Gambling Executives at Atlantic City Conference Predict Massive Internet Casino Growth
Sports betting popularity has swept the country, with states, casinos, and consumers eagerly embracing this new gambling market. However, online casino games have yet to experience the same levels of expansion. Executives of online gambling companies and their technology partners predict that is about to change.
Speaking at the East Coast Gaming Congress in Atlantic City on September 23, executives and their technology partners said the rapid growth of sports betting has provided a ready-made infrastructure and regulatory apparatus for online casino games.
So far, online gambling is legal in only six states: New Jersey, Pennsylvania, Michigan, West Virginia, Delaware, and Connecticut. But panelists at the conference predicted three or four additional states could soon adopt internet gambling, including Indiana, Illinois, Iowa, and New York.
In addition, more than a dozen states sell lottery tickets over the internet, said James Carey, executive director of the New Jersey Lottery.
“I’m confident there’s plenty of room for growth,” said Jeffrey Millar, commercial director of North American operations for Evolution, an online casino content provider.
“The growth in this industry is still in its infancy stages in the U.S.” added David Rebuck, New Jersey’s top gambling regulator as director of the state’s Division of Gaming Enforcement.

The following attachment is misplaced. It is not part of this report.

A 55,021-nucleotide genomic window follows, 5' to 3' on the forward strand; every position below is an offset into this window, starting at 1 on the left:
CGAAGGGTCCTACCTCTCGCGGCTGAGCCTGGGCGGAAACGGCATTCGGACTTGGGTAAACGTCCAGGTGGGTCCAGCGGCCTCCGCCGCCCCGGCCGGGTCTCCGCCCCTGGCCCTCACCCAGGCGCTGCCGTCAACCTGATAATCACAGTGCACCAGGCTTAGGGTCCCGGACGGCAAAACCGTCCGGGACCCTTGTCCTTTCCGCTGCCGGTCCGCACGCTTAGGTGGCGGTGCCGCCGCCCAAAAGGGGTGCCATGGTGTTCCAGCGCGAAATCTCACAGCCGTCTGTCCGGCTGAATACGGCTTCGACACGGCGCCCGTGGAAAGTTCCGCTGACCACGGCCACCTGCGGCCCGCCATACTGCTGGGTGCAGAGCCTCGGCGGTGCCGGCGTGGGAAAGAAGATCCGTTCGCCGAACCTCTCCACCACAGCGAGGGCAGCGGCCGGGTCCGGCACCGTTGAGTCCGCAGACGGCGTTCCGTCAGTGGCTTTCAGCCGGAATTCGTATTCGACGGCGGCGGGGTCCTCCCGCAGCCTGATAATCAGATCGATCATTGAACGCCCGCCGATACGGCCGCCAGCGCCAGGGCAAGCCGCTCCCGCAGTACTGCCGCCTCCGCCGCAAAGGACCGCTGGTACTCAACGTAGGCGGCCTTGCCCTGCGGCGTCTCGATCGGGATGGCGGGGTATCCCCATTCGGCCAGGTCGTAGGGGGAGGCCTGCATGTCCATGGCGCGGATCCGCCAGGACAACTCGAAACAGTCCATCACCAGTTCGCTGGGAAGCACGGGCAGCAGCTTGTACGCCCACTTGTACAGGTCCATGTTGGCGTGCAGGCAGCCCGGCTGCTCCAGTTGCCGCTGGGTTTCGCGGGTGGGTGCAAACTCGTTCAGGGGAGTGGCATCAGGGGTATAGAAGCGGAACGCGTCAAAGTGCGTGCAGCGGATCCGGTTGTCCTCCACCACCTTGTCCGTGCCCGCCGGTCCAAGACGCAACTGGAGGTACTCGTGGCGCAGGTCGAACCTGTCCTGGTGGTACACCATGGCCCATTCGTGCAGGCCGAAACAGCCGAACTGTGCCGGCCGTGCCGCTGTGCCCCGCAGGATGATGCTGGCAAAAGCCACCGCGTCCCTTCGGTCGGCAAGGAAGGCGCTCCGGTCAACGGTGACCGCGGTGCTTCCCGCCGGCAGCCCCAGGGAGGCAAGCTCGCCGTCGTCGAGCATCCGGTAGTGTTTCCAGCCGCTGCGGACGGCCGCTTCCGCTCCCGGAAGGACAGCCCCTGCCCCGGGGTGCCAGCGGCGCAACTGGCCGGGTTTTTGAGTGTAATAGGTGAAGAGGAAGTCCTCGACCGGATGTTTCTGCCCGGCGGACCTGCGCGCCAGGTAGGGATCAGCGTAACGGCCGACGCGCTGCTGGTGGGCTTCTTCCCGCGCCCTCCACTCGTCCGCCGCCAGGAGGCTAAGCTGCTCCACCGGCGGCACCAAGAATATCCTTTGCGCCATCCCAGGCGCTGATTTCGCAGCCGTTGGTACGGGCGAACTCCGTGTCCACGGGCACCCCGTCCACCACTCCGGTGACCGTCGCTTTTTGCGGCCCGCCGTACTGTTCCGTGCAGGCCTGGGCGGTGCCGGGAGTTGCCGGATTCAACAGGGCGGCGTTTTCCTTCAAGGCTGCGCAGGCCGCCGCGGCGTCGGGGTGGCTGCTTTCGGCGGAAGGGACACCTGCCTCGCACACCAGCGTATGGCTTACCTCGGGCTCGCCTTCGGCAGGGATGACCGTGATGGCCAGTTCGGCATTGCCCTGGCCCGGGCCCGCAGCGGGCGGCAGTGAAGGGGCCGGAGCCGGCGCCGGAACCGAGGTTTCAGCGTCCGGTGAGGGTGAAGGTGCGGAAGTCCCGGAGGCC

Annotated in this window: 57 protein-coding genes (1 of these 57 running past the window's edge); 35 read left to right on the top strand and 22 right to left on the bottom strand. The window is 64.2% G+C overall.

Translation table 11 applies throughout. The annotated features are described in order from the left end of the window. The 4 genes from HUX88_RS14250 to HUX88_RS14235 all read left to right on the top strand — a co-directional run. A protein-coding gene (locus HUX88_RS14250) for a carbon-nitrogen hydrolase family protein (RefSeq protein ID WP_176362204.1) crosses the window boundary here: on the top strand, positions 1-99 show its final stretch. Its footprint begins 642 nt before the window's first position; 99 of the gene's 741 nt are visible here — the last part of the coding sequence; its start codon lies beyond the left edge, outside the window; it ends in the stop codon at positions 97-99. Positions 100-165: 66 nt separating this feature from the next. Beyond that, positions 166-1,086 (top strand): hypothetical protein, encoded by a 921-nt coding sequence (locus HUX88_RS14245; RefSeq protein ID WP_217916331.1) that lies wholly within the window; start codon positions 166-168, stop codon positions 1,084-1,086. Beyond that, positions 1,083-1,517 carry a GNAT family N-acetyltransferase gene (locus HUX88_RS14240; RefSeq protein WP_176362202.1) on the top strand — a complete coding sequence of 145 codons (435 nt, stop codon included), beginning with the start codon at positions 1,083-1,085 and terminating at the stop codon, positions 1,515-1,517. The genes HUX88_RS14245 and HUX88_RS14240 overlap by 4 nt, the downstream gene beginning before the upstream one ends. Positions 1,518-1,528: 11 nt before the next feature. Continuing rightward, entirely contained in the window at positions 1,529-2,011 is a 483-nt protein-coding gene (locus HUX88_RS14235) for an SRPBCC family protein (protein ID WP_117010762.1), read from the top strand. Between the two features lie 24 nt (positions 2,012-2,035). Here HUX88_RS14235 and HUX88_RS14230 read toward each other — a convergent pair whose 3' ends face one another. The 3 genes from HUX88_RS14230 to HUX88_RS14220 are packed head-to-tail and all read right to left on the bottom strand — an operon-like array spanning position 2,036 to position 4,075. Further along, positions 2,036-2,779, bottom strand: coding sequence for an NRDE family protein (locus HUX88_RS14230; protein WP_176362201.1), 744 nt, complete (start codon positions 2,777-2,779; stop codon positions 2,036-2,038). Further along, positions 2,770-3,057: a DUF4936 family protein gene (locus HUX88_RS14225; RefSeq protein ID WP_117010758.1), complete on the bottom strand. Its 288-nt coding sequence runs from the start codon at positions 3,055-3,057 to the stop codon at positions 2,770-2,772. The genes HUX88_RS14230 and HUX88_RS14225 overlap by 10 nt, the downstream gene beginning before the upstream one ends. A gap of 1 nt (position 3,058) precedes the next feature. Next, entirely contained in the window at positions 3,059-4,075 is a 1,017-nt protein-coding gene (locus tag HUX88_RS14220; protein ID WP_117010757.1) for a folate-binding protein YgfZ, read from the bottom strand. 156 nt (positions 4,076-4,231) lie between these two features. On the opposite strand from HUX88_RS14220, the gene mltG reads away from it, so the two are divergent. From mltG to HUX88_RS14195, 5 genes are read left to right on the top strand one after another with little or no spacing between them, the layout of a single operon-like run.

Currently, 31 states plus Washington, D.C., offer legal sports betting, with several more expected to do so soon.
Since it launched internet gambling nine years ago, New Jersey’s casinos have earned $4.79 billion from gamblers online, according to the American Gaming Association, the casino industry’s national trade group. That’s nearly twice the $2.47 billion Pennsylvania casinos have earned online since July 2019.
Michigan has earned $2 billion online since January of 2021; Connecticut $199.7 million since October of 2021; West Virginia $137.4 million since July of 2020; and Delaware $42.2 million since December of 2013. Nevada offers online poker but does not break out that revenue separately from the in-person revenue casinos report to the state.
Those figures are for online casino games only, and do not include sports betting revenue, which is reported separately.
New Jersey is on the verge of extending its law permitting internet gambling for another 10 years, and during Thursday’s opening session of the Atlantic City casino conference, the state’s Democratic governor, Phil Murphy, promised he would sign the bill it if passed.
A 2018 U.S. Supreme Court ruling in a case brought by New Jersey cleared the way for all 50 states to offer legal sports betting should they choose to do so. With that rapid expansion came an expectation in some quarters that internet gambling would almost automatically grow at a similarly rapid pace.
“That didn’t happen,” said Howard Glaser, head of government affairs and legislative counsel at Liught & Wonder, the successor company to the gambling tech firm Scientific Games.